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Transcript: Rand Paul's filibuster of John Brennan's CIA nomination

March 07, 2013|By Morgan Little

The battlefield coming to America or acknowledging that is an enormous mistake. So there are some big issues here, some issues that we as a country I think gloss over. We - you know, you watch the nightly news and there's sometimes so much hysteria about so many issues, so many people yelling back and forth. But this is really an issue that I think if we could get a frank discussion - you know, I've proposed to the leadership - I haven't had much luck with this - but I proposed that for a constitutional debate or a debate of importance, that everybody come. And instead of hearing me for all day, we take two or three minutes and we go around the room and everybody speaks and it's limited but there's some kind of debate and discussion, less speech making and more debate. I proposed that we have lunch together. I've asked to come to the democratic lunch. I haven't been - I haven't got the invitation secured yet. It's only been two years so it may happen. But there are many reasons for discussion, there are many reasons why we should have civility, there are many reasons why people on both sides of the aisle can agree to this. If we were to have a vote maybe not on the nomination but a vote on restricting drones, there is a bill out there that we're working on that would restrict drones to imminent threats and really doesn't even get into the distinction of the military. Things in the country would be the FBI; it wouldn't be the military because that's the law. And there's an important reason for the law. But we have a bill that we're going to come forward with that we're working on that would simply say that there has to be a - a real imminent, lethal threat, something you can see. Which then I think people could agree to that. Because it's not so much the drone that we object to. If some guy's robbing a liquor store two blocks from here and the policemen come up and he comes out brandishing a gun, he or she can be shot. They once again don't get Miranda Rights, they don't get a trial, they don't get anything. If you come out brandishing a weapon and people are threatened by it, you can be shot. So it's important to know what we're talking about. We're not talking about the guy coming out of the liquor store with a weapon. Even a drone could kill him if the FBI had drones. So my objection to drones isn't so much the technology. There may be a use in law - for law enforcement here. But there are also potential, great potential for abuses.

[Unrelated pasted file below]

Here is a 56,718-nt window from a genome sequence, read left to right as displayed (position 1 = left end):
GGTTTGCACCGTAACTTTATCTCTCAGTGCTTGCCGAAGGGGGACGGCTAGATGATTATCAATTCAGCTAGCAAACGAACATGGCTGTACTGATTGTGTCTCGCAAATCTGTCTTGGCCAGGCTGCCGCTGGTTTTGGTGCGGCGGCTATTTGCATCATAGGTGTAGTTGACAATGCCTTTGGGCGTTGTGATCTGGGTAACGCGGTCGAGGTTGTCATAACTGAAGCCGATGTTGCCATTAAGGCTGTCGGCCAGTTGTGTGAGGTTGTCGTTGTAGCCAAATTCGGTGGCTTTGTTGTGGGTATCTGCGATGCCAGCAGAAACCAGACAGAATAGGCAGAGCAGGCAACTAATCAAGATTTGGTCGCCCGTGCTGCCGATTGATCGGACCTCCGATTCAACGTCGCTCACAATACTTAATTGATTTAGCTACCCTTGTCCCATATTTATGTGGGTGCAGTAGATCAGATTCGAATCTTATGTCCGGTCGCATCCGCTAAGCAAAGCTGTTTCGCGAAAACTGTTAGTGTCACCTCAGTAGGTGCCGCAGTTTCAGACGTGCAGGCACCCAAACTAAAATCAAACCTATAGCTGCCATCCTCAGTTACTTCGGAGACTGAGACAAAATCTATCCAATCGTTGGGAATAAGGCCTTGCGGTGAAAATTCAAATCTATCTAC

Many government agencies have been - become buying drones and these hopefully will remain unarmed drones and it's a different subject but it's a subject that sort of dovetails from this into the next subject, which is should you have protection from the government snooping, you know, from the government looking through your bedroom windows? And I remember when I read "1984" when I was in hi school, it - it bothered me but I - I really couldn't quite connect. And I - I kind of was - I felt somewhat secure in the sense that, well, we didn't have two-way televisions. This was back in the 1970's. We didn't have the ability to look at people and the government couldn't look at me in - in my house 24 hours a day. And you could kind of get the feeling of how terrible that would be for that to happen and technology was behind that. And actually "1984" I think was written in 1949, so, really, talk about, you know, really being able to foresee the future.

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